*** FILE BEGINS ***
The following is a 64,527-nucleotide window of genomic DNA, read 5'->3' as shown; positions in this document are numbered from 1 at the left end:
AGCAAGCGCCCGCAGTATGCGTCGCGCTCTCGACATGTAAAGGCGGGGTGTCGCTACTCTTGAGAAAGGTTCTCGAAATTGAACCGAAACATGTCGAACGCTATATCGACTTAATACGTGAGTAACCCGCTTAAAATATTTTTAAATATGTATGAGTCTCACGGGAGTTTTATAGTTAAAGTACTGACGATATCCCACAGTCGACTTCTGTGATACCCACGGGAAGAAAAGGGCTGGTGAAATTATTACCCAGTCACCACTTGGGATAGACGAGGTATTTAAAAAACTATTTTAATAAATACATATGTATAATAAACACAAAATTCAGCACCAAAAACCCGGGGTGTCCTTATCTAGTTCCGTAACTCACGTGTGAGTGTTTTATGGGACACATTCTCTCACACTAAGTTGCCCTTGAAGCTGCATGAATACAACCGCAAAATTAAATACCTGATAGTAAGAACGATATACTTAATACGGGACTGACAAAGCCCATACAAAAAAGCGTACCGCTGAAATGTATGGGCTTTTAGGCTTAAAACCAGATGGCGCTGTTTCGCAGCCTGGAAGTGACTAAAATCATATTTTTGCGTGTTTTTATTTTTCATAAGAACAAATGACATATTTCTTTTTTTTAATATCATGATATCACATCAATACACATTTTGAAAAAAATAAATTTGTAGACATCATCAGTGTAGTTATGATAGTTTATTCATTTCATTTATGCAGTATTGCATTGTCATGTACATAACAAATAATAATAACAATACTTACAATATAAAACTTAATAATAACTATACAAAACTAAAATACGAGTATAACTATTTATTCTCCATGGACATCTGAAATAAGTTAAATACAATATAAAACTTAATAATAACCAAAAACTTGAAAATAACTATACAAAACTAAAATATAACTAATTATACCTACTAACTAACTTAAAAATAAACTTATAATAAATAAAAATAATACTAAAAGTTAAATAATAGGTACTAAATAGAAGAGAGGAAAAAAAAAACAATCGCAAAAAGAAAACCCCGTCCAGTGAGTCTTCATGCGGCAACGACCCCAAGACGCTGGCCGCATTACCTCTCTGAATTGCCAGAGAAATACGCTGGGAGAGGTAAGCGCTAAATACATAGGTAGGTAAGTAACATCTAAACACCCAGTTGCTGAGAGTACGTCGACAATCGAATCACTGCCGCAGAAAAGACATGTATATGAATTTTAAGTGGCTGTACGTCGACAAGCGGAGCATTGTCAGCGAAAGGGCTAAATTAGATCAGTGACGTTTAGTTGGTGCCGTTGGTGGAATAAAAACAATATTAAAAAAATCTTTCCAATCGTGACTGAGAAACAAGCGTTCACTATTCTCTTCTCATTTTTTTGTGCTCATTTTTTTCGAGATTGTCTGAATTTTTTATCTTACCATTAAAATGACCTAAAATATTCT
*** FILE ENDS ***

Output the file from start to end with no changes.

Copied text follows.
The following is a 64,527-nucleotide window of genomic DNA, read 5'->3' as shown; positions in this document are numbered from 1 at the left end:
AGCAAGCGCCCGCAGTATGCGTCGCGCTCTCGACATGTAAAGGCGGGGTGTCGCTACTCTTGAGAAAGGTTCTCGAAATTGAACCGAAACATGTCGAACGCTATATCGACTTAATACGTGAGTAACCCGCTTAAAATATTTTTAAATATGTATGAGTCTCACGGGAGTTTTATAGTTAAAGTACTGACGATATCCCACAGTCGACTTCTGTGATACCCACGGGAAGAAAAGGGCTGGTGAAATTATTACCCAGTCACCACTTGGGATAGACGAGGTATTTAAAAAACTATTTTAATAAATACATATGTATAATAAACACAAAATTCAGCACCAAAAACCCGGGGTGTCCTTATCTAGTTCCGTAACTCACGTGTGAGTGTTTTATGGGACACATTCTCTCACACTAAGTTGCCCTTGAAGCTGCATGAATACAACCGCAAAATTAAATACCTGATAGTAAGAACGATATACTTAATACGGGACTGACAAAGCCCATACAAAAAAGCGTACCGCTGAAATGTATGGGCTTTTAGGCTTAAAACCAGATGGCGCTGTTTCGCAGCCTGGAAGTGACTAAAATCATATTTTTGCGTGTTTTTATTTTTCATAAGAACAAATGACATATTTCTTTTTTTTAATATCATGATATCACATCAATACACATTTTGAAAAAAATAAATTTGTAGACATCATCAGTGTAGTTATGATAGTTTATTCATTTCATTTATGCAGTATTGCATTGTCATGTACATAACAAATAATAATAACAATACTTACAATATAAAACTTAATAATAACTATACAAAACTAAAATACGAGTATAACTATTTATTCTCCATGGACATCTGAAATAAGTTAAATACAATATAAAACTTAATAATAACCAAAAACTTGAAAATAACTATACAAAACTAAAATATAACTAATTATACCTACTAACTAACTTAAAAATAAACTTATAATAAATAAAAATAATACTAAAAGTTAAATAATAGGTACTAAATAGAAGAGAGGAAAAAAAAAACAATCGCAAAAAGAAAACCCCGTCCAGTGAGTCTTCATGCGGCAACGACCCCAAGACGCTGGCCGCATTACCTCTCTGAATTGCCAGAGAAATACGCTGGGAGAGGTAAGCGCTAAATACATAGGTAGGTAAGTAACATCTAAACACCCAGTTGCTGAGAGTACGTCGACAATCGAATCACTGCCGCAGAAAAGACATGTATATGAATTTTAAGTGGCTGTACGTCGACAAGCGGAGCATTGTCAGCGAAAGGGCTAAATTAGATCAGTGACGTTTAGTTGGTGCCGTTGGTGGAATAAAAACAATATTAAAAAAATCTTTCCAATCGTGACTGAGAAACAAGCGTTCACTATTCTCTTCTCATTTTTTTGTGCTCATTTTTTTCGAGATTGTCTGAATTTTTTATCTTACCATTAAAATGACCTAAAATATTCT